Chad Boyles started raising cattle when he was 19. Photo by Trish Boyles.
Chad Boyles started raising cattle when he was 19. Photo by Trish Boyles.

Chad Boyles’ herd began in 1983 with a bottle calf and a heifer

EL DORADO SPRINGS, MO. – Chad Boyles, along with his wife Trish, live on land that has been in Chad’s family for nearly 75 years.

Chad runs a cow/calf operation in Cedar County near El Dorado Springs, Mo. J.D. and Bonnie Rains, Chad’s grandparents, purchased the initial 290 acres in 1948 and added another 150 acres later.

“I always knew this is what I wanted to do,” Chad said about raising cattle.

As a boy, Chad regularly helped his grandparents on the farm. He knew the college route was not for him, so he worked out a deal with them and, at age 19, began leasing the 440 acres with the intent to purchase. More recently, Chad expanded and began leasing an additional 240 acres of pasture.

Chad’s herd started in 1983 with a bottle calf and a heifer, which grew into 125 Angus-based cows. Each year, two sets of calves go to market: Chad runs 90 spring-calving and 35 fall-calving cows. Unlike his predecessors, Chad has chosen to raise primarily Angus cattle. 

“They are typically the top selling feeder calves at market; the cows are of moderate size and easy to handle,” Chad claimed.

Five bulls are used for breeding, and his calves typically weigh 600 to 700 pounds when they go to market in January and August. As with most operations, the goal is to be as profitable as possible. Throughout his 20 years of working at the Stockton Animal Clinic, Chad was exposed to different operating styles and learned a lot about what did and what didn’t work when it came to managing a cow/calf operation. Chad also credited Dr. Gary Whitesell for imparting a wealth of knowledge that has allowed him the ability to recognize and treat a variety of illnesses and conditions presented when maintaining herd health.

Harsh weather conditions can be exhausting and stressful. 

Chad Boyles' herd began in 1983 with a bottle calf and a heifer. Photo by Trish Boyles.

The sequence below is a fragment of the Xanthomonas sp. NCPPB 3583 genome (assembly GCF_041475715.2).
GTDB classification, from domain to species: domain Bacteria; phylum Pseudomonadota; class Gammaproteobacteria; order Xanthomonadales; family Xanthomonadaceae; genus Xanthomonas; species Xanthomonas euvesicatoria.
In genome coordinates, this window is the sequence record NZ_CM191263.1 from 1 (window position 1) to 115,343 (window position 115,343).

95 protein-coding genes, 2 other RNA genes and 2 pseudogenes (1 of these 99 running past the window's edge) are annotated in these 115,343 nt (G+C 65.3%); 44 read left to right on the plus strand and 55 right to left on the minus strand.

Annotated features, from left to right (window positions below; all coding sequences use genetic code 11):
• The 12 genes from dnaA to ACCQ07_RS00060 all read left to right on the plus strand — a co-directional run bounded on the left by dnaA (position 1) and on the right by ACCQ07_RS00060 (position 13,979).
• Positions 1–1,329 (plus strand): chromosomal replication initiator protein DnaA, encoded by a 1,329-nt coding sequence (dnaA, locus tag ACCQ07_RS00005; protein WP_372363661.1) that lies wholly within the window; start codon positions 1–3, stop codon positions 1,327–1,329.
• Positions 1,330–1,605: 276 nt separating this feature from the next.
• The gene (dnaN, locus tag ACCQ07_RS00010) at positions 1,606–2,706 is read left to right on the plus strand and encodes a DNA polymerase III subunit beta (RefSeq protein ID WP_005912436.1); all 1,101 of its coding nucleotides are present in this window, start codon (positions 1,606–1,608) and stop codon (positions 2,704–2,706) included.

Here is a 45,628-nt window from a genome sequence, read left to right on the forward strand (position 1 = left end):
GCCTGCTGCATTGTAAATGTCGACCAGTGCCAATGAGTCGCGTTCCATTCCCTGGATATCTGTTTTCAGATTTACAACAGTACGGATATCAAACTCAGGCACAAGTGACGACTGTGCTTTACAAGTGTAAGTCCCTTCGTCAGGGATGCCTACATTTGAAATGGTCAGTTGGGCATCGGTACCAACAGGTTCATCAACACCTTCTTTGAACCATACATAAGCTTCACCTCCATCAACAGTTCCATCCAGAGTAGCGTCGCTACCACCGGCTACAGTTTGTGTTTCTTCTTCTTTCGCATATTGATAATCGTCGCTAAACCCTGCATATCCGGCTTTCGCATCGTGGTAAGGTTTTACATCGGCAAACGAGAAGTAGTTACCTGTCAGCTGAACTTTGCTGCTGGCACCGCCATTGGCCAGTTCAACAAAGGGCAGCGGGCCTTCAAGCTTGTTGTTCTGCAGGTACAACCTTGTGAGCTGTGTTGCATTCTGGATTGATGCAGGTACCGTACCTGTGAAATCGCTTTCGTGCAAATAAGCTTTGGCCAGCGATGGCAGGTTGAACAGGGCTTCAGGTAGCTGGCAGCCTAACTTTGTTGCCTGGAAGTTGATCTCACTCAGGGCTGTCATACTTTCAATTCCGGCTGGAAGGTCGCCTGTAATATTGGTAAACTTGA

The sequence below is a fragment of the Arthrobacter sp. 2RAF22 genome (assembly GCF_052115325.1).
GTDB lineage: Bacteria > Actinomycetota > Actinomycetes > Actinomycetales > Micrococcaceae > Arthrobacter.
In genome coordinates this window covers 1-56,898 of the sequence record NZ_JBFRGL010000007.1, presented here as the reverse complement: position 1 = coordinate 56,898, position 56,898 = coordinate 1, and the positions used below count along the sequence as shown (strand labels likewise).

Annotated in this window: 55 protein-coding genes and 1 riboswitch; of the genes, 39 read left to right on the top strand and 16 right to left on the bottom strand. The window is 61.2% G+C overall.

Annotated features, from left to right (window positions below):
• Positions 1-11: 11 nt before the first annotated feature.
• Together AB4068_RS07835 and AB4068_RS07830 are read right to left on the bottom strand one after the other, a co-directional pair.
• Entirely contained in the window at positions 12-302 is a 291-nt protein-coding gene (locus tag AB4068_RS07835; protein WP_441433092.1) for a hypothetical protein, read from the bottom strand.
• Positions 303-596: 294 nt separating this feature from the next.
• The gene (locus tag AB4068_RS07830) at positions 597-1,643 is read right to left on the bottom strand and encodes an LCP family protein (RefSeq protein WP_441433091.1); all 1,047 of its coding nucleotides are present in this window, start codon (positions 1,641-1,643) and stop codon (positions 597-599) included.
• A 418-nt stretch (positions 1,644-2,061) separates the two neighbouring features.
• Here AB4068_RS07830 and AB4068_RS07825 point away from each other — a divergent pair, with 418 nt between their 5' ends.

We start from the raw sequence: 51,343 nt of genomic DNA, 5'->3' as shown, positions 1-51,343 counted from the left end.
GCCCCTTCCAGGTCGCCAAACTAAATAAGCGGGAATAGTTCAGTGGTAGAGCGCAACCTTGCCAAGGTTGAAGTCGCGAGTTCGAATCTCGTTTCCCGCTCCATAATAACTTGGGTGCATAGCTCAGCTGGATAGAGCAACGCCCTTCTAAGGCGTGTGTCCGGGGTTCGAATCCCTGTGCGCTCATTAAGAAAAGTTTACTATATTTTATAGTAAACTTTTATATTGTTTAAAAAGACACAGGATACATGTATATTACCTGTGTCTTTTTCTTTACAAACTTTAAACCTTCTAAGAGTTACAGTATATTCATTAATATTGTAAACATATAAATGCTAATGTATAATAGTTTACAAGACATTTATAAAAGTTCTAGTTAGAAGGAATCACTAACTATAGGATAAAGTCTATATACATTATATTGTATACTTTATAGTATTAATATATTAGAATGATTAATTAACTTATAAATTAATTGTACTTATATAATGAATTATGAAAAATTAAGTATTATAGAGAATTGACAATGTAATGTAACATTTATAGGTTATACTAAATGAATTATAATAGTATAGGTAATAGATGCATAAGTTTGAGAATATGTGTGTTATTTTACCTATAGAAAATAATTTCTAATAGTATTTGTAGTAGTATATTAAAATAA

Photo by Trish Boyles

“I like the challenge of trying to beat Mother Nature,” Chad said. Spring calving begins annually on Feb. 1, and the last couple of winters have been exceptionally tough. Extremely cold temperatures combined with snow that lasted several days meant checking cows around the clock, sometimes as frequently as every two hours. Although he has not always won, he has kept his yearly death loss below 5 percent. 

Spring can also mean rain, and, occasionally, more than Cedar Creek can keep in its banks. The spring of 2019 is one Chad will never forget. 

“That was the year of the water rodeo,” Chad recalled with a laugh. He had moved cattle to safe ground, but about 50 cows and calves ended up trapped across the creek in flood and back waters. Six of his friends showed up the next day with jet boats. 

Chad moved cattle to safe ground, but about 50 cows and calves ended up trapped across the creek in flood and back waters. Submitted Photo.
Submitted Photo

“They launched in backwater that was pasture the day before,” Chad reminisced. They roped and tied the calves, put them in the boats, and took them across the flooded corn field to dry land. When the cows heard their calves bawling, they swam to them. Everyone made it out safely that day. 

“It might have been a lot more fun if it had been somebody else’s cows,” Chad said. 

Unlike that spring, this summer has been extremely dry. Fortunately, Chad managed to get his hay baled in early June. Around 450 round bales are needed each year to get through the winter season comfortably. 

“Mixed-grass hay interseeded with legumes regularly improve the quality of the hay and pasture and dilute the fescue toxicity,” Chad remarked. Clover and crabgrass are also baled and used for feeding. Lesser quality hay gets used for bedding during spring calving season.

During the winter, cattle are supplemented with protein, depending on the quality of the hay and condition of the cows. Even when there is a surplus of hay, Chad rarely sells it. 

“My grandpa always told me ‘when you have a lot of hay, you may need a lot of hay,’” Chad said. Along with not being overstocked, he has been fortunate to have enough pasture and to have been under a couple of timely rain showers.

In addition to his cow/calf operation, Chad works as a field rep for Mo-Kan Livestock and regularly helps his mother, Jackie Boyles, and neighbors with their cattle operations. Like most producers, Chad does not have a lot of free time, but tries to make time for hunting and fishing when he can.

Chad is not sure he will ever fully retire, but he does hope his sons, Hunter (20) and Tanner (18), will return to the ranch to continue building the family’s legacy.


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